It’s that time of the year again: New York Fashion Week. Meaning, celebrities and designers will congregate and watch models storm the runway in looks that my poor ass will never be able to afford. Nicki Minaj, never one to mince words, decided to use her platform and her privilege to combat cultural appropriation.
This past Sunday, toward the end of her performance at Philipp Plein's NYFW show after-party, The Cut reports that Nicki thanked Plein for his work as well as supporting diversity through his label. She continued on to put other unnamed designers on blast for not only exploiting black culture, but also refusing to include black people in their shows.
"Thank you, Philipp Plein, for including our culture," she told the crowd. "Designers get really big and really rich off of our culture, and then you don’t see a motherfucker that look anything like us in the front row half the time. So let’s make some noise for Philipp Plein tonight."
Nicki is no stranger to calling out fuckshit; whether she is venting her frustrations with sexism, or the infamous “Miley, What’s Good?” moment. Though having been accused and guilty of her own cultural appropriations, she is still correct. (Yes, you can be guilty of doing something and still call out a wrongdoing.)
The cultural appropriation versus cultural appreciation conversation is getting old and draining as marginalized people continue to not have ownership of the little that they do have, while still combating racial exclusions in the form for political bans. It’s draining and extremely violent to have to explain why things that are yours by birthright are not up for consumption. It’s simple. If it is not yours, leave it alone.
Earlier this year, Noisey reported on the cultural significance of Dapper Dan and why Gucci suing him out of existence ruined the creator of the '80-'90 rap/drug dealer look. But then, to add insult to injury, Gucci copied Dapper Dan’s original creations for a collection, as a not so subtle “fuck you” under the disguise of homage.
On a surface level, calling out the fashion industry and cultural appropriation appears to just be petty declarations over superficial things. But that sentiment is reductive and void, because the fashion industry is a multi-million dollar industry, and ripping of people of color’s identity for monetary means while excluding them becomes another institution of racism.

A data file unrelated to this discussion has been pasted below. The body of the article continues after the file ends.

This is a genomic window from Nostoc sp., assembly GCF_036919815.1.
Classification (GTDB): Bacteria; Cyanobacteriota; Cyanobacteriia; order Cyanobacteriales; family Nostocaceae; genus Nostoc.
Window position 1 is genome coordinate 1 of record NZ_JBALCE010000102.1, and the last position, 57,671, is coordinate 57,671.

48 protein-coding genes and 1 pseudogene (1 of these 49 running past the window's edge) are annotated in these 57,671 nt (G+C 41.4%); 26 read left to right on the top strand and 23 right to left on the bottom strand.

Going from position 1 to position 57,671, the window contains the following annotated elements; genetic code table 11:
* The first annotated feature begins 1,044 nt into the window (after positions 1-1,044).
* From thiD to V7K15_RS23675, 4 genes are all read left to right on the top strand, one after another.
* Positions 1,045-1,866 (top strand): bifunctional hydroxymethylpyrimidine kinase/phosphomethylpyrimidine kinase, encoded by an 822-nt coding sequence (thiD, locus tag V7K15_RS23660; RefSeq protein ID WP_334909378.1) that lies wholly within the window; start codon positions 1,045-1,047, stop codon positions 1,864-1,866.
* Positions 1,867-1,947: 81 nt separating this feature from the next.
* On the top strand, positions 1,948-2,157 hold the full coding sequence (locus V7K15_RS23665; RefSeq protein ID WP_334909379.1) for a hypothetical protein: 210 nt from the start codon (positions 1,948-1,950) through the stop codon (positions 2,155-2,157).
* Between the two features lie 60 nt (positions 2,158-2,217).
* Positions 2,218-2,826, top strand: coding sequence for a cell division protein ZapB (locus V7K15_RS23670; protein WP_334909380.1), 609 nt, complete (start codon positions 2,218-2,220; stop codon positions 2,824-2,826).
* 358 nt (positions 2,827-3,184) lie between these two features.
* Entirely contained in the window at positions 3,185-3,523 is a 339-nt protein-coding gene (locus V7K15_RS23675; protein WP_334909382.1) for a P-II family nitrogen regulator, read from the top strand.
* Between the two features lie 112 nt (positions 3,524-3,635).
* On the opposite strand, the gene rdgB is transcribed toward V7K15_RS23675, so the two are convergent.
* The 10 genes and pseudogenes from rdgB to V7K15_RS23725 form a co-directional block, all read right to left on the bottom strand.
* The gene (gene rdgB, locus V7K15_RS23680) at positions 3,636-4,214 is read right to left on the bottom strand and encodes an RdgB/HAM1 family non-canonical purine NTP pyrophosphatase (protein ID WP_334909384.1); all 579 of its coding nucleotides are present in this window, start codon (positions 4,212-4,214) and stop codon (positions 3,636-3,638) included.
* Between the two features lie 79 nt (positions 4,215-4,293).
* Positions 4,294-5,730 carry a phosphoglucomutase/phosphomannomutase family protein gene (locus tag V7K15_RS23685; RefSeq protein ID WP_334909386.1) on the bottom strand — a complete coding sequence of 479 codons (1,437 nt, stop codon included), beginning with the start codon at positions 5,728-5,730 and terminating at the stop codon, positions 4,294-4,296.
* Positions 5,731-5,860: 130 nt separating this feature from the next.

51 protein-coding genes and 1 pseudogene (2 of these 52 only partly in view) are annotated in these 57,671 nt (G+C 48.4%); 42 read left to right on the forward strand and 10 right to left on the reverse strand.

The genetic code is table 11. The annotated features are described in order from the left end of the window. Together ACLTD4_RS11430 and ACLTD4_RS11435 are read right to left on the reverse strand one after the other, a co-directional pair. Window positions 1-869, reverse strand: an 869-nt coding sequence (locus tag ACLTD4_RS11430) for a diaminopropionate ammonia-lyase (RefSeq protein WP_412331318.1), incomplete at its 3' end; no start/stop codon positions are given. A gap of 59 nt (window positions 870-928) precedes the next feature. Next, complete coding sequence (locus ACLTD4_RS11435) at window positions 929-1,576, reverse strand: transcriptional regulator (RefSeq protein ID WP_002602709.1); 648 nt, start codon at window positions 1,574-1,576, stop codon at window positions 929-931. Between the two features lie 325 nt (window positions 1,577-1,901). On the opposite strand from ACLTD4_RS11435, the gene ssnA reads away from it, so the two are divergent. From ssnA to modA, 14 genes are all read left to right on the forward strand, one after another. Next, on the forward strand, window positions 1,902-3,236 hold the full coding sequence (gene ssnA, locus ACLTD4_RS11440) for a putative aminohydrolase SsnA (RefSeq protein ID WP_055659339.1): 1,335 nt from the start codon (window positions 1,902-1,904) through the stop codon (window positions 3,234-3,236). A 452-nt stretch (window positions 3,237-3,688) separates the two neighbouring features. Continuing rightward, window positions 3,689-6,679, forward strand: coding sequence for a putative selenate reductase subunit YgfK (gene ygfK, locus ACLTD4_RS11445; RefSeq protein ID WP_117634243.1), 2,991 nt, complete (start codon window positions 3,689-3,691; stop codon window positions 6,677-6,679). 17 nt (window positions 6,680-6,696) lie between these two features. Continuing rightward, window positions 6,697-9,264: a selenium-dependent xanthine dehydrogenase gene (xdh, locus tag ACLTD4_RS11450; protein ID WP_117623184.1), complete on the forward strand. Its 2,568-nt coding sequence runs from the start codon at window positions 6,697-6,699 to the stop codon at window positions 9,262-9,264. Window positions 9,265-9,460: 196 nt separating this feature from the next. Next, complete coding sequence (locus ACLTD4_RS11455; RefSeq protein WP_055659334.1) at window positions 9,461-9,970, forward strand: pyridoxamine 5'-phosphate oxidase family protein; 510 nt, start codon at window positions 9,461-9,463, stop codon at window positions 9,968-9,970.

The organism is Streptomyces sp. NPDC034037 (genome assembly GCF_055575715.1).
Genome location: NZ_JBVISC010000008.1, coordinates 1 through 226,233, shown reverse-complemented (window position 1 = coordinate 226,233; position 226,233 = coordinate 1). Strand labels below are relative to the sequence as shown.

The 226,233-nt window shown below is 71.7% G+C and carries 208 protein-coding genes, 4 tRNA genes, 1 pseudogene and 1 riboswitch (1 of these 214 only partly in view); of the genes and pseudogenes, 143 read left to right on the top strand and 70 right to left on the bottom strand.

There are far too many instances of people of color being denied ownership to their identities, and then it being flipped and declared as avant garde or haute couture. It isn’t considered high art/expression or worthy of acknowledgement when the people that own these things by birthright have them, until white counterparts possess them. It basically says, "We like your things, but we don’t like it when you’re in it." It’s violent and bare minimum, irritating.
On a real ass level: cultural appropriation is parasitic.
The racial overtone of black people existing solely under the gaze and entertainment of the elite, rich, and most often white, is still present. In no other instances would Nicki Minaj, Rae Sremmurd, or 21 Savage be in the same vicinity of these “influencers." So why not cater and include people that look and sound like them as well?
The fashion industry is not just this vapid place that doesn’t affect entire world. You cannot just adorn the rich in the “Ghetto Fab” fashions as an aesthetic and just be done with it the next year for a new collection. Ideally, more people of color in positions of power would speak out to further combat these issues. However that includes, not just calling it out, but refusing to work with or even wear these brands.
But who really is about that life?
Photo Credit: Still Nicki Minaj "No Frauds"
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Bry'onna Mention is a digital editor at BUST and a wavvy womanist who is always ready to square up against misogynoir and respectability. She can usually be found running through the burbs with her ‘fro. Catch her on the internet at @radsadblackbry or email@example.com.